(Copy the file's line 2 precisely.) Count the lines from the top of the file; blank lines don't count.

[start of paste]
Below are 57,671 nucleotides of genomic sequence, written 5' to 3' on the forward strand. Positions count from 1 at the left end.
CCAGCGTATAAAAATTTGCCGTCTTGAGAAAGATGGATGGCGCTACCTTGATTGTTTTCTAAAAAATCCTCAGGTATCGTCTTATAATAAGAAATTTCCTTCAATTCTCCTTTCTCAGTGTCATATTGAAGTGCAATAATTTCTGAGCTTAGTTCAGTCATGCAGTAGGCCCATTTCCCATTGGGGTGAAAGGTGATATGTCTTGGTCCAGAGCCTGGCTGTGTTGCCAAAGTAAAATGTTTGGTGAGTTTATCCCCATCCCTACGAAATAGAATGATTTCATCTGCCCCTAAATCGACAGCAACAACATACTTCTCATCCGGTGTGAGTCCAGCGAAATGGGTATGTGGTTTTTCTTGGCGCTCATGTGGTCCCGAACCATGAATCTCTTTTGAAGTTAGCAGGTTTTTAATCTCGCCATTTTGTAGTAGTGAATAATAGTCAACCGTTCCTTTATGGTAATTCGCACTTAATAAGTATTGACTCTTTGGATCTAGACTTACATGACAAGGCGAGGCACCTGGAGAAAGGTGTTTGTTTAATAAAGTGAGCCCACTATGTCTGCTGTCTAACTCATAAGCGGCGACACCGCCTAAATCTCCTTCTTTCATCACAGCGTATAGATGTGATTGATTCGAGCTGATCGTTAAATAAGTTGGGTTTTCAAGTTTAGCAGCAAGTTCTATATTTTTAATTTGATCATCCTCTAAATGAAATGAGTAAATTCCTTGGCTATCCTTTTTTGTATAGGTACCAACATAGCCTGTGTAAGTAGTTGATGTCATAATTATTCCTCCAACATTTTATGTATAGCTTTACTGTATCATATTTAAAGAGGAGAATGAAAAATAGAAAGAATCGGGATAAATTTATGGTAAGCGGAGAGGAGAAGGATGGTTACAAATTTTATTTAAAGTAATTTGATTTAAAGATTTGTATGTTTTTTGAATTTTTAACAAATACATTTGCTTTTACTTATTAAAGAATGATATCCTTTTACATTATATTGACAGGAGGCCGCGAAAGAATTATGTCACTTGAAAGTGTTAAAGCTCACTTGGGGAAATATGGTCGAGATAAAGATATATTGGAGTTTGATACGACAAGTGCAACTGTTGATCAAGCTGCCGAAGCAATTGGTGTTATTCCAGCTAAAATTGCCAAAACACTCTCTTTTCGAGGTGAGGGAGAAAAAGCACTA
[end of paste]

CCAGCGTATAAAAATTTGCCGTCTTGAGAAAGATGGATGGCGCTACCTTGATTGTTTTCTAAAAAATCCTCAGGTATCGTCTTATAATAAGAAATTTCCTTCAATTCTCCTTTCTCAGTGTCATATTGAAGTGCAATAATTTCTGAGCTTAGTTCAGTCATGCAGTAGGCCCATTTCCCATTGGGGTGAAAGGTGATATGTCTTGGTCCAGAGCCTGGCTGTGTTGCCAAAGTAAAATGTTTGGTGAGTTTATCCCCATCCCTACGAAATAGAATGATTTCATCTGCCCCTAAATCGACAGCAACAACATACTTCTCATCCGGTGTGAGTCCAGCGAAATGGGTATGTGGTTTTTCTTGGCGCTCATGTGGTCCCGAACCATGAATCTCTTTTGAAGTTAGCAGGTTTTTAATCTCGCCATTTTGTAGTAGTGAATAATAGTCAACCGTTCCTTTATGGTAATTCGCACTTAATAAGTATTGACTCTTTGGATCTAGACTTACATGACAAGGCGAGGCACCTGGAGAAAGGTGTTTGTTTAATAAAGTGAGCCCACTATGTCTGCTGTCTAACTCATAAGCGGCGACACCGCCTAAATCTCCTTCTTTCATCACAGCGTATAGATGTGATTGATTCGAGCTGATCGTTAAATAAGTTGGGTTTTCAAGTTTAGCAGCAAGTTCTATATTTTTAATTTGATCATCCTCTAAATGAAATGAGTAAATTCCTTGGCTATCCTTTTTTGTATAGGTACCAACATAGCCTGTGTAAGTAGTTGATGTCATAATTATTCCTCCAACATTTTATGTATAGCTTTACTGTATCATATTTAAAGAGGAGAATGAAAAATAGAAAGAATCGGGATAAATTTATGGTAAGCGGAGAGGAGAAGGATGGTTACAAATTTTATTTAAAGTAATTTGATTTAAAGATTTGTATGTTTTTTGAATTTTTAACAAATACATTTGCTTTTACTTATTAAAGAATGATATCCTTTTACATTATATTGACAGGAGGCCGCGAAAGAATTATGTCACTTGAAAGTGTTAAAGCTCACTTGGGGAAATATGGTCGAGATAAAGATATATTGGAGTTTGATACGACAAGTGCAACTGTTGATCAAGCTGCCGAAGCAATTGGTGTTATTCCAGCTAAAATTGCCAAAACACTCTCTTTTCGAGGTGAGGGAGAAAAAGCACTA